A Spoon Full of Sugar Makes the Medicine Go Down


Who was it that said, “A British bank is run with precision”? 

 

Money is the medium of exchange.  ”Valuation is in people’s minds,” Robert Shiller, an economist at Yale, explained. ”Prices just record a measure of what people think the stock market is worth.  What the people who are willing to trade today are actually trading at.  So we’re just extrapolating that and thinking, well, maybe that’s what everyone thinks it’s worth.”  The notion is a “fallacy” that you lose a pile of money whenever a market tanks.  He says that a stock price, a home value, has never been the same thing as money.  It is simply the ”best guess” of what a stock, a home, is worth.  There is no real money from a savings account in a bank.  Modern humanity knows it is loaned out.  We have always lived a life of illusion. 

 

Clearly the message of the markets in 2008 is that there was too much credit around.  George Soros was on television last night.  He is a financial wizard who, it is said in one 24 hour period, made more than $1 billion in the currency exchange markets when the pound sterling was falling, I think, in the early 1990s.  He commented that prevailing moods, in any times, are unsustainable.  He was talking about optimism.  He was talking about pessimism.

 

This weekend there was a meeting of the G7.  What you do not hear clearly explained is the battle of ideology going on between the credit markets and the equity markets.  If the credit markets unfreeze, reflected in the LIBOR rates that banks loan money to  banks, then inflation will soon return.  Money loaned at low interest promoted that public policy.  In the current environment, no matter the moves put on by Henry Paulson, a son of Wall Street, banks were not buying in.  That was why credit markets froze.  Bankers have always been conservatives.  They were not buying into the social engineering on capitalism.  They neither trusted another bank’s balance sheet nor the government.  “In short, you’ve got a ghastly mess!”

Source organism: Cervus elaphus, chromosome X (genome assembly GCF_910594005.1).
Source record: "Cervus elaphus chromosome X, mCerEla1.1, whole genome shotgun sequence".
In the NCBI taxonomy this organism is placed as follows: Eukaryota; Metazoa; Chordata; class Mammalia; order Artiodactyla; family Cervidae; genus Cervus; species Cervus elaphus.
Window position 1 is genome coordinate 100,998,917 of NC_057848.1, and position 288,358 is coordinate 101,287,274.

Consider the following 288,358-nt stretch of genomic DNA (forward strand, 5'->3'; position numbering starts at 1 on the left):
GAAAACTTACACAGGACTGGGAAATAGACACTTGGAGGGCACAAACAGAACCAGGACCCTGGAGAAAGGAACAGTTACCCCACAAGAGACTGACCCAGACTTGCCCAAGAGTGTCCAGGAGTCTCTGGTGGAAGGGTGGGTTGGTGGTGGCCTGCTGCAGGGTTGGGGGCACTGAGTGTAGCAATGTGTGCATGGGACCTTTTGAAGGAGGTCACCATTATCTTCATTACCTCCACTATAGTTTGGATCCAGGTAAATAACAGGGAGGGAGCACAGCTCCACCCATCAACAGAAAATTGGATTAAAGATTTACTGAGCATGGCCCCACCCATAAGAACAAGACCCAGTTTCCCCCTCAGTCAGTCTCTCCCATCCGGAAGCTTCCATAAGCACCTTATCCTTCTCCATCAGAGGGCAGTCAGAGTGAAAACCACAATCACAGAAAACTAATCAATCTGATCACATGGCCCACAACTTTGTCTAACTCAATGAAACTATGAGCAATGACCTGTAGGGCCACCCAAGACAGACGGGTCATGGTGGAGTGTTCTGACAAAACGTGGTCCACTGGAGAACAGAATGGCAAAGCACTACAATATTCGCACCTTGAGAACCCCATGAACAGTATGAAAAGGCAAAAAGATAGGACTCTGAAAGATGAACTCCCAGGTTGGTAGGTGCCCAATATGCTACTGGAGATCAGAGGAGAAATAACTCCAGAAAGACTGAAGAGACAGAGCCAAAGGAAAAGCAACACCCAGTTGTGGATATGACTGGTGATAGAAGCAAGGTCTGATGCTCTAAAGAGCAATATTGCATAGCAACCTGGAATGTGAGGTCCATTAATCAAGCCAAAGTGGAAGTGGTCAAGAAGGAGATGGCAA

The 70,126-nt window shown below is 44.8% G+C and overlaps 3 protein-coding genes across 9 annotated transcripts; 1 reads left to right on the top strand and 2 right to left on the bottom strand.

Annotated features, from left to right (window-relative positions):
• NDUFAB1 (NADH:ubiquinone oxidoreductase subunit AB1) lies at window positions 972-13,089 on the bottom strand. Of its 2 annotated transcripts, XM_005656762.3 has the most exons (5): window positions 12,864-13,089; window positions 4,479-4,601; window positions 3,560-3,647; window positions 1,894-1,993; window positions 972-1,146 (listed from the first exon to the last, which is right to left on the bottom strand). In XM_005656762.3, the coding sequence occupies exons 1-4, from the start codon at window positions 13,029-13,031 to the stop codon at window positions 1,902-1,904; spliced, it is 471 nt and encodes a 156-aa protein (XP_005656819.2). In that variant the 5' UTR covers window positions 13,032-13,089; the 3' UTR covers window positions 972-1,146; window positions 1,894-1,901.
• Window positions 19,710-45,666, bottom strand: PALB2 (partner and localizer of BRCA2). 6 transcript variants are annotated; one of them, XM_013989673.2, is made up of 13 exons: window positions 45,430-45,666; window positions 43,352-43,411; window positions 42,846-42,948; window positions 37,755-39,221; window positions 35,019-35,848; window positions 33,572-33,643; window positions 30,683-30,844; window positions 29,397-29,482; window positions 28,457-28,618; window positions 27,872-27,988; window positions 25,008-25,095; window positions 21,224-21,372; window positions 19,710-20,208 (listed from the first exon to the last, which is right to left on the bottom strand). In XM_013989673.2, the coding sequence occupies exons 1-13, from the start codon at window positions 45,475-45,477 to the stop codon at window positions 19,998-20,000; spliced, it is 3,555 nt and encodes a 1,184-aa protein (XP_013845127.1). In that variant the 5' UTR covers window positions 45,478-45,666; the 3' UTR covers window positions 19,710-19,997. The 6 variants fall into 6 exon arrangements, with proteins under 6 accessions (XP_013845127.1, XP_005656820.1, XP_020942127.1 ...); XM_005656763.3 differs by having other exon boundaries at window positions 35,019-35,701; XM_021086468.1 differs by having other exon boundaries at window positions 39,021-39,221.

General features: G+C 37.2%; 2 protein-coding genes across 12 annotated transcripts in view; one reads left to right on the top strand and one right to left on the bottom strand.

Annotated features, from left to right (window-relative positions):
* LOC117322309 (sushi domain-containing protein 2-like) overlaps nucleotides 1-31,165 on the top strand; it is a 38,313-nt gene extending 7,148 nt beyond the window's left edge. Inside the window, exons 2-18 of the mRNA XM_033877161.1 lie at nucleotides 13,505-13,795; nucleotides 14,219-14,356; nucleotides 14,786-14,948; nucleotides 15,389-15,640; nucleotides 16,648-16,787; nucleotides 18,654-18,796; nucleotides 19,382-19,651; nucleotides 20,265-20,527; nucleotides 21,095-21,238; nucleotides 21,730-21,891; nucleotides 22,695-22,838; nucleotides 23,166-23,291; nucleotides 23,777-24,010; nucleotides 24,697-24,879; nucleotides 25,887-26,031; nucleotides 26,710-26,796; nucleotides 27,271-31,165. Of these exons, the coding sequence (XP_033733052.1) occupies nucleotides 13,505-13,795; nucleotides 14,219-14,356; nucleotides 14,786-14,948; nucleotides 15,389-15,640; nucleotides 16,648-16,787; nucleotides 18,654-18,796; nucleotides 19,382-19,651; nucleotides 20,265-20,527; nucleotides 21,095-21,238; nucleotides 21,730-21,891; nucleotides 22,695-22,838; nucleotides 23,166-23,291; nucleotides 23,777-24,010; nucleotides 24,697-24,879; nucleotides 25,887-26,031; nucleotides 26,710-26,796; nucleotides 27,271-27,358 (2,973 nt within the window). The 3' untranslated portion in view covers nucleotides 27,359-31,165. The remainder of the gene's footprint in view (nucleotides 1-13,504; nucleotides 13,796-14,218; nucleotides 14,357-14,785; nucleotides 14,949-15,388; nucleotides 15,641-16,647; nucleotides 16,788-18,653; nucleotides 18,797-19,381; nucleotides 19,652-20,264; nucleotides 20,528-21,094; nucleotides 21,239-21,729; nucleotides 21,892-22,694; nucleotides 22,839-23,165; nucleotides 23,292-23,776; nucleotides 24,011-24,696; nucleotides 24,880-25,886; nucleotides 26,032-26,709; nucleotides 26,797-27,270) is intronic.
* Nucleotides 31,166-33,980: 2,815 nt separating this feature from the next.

This month in Minnesota, Tom Petters, one of our own, has been in the news.  For more than 13 years he has been in the business of taking over liquidated companies –it would seem that he was ready to thrive in current times –and selling their products.  If the allegations which have been made, his was a business that was based all on illusion.  The timing of his indictment seems ironic. 

             

A study is out today, that life expectancies are so high—this is as good as it gets.  Life expectancies can not go much higher.  Why did I feel this way all week?

           

In the markets, if the G7 nations somehow nationalize banks to free up money, monetizing this bad debt, then inflation will return as never before seen.  Ultimately, the affect would be deflation if the LIBOR rate holds, or alternatively hyperinflation.  That was the ongoing battle. What will it be?     

           

Nationalizing banks was one solution to Wall Streets battle with the credit markets.  Governments could then start loaning money, competing with those bankers of a different ideology about capitalism and trustworthiness.  In the current campaign for president in the United States, those old-time bankers had no dog in the fight.  At this point I trusted them a lot more than the people pulling the puppet strings. 

           

The lesson of this month is that true value lies in the heart of those you know, when you cannot trust the leaders of government, the leaders of Wall Street, the ideology of both, which has been about as transparent as the lobbyists and the motives that support them.

          

Those credit makets seem to finally be saying it was all about real relationships. 

                                   

In the mean time I was feeling a lot like George Banks when he was singing “A Man Has Dreams,” in the closing scene of ‘Mary Poppins.’   

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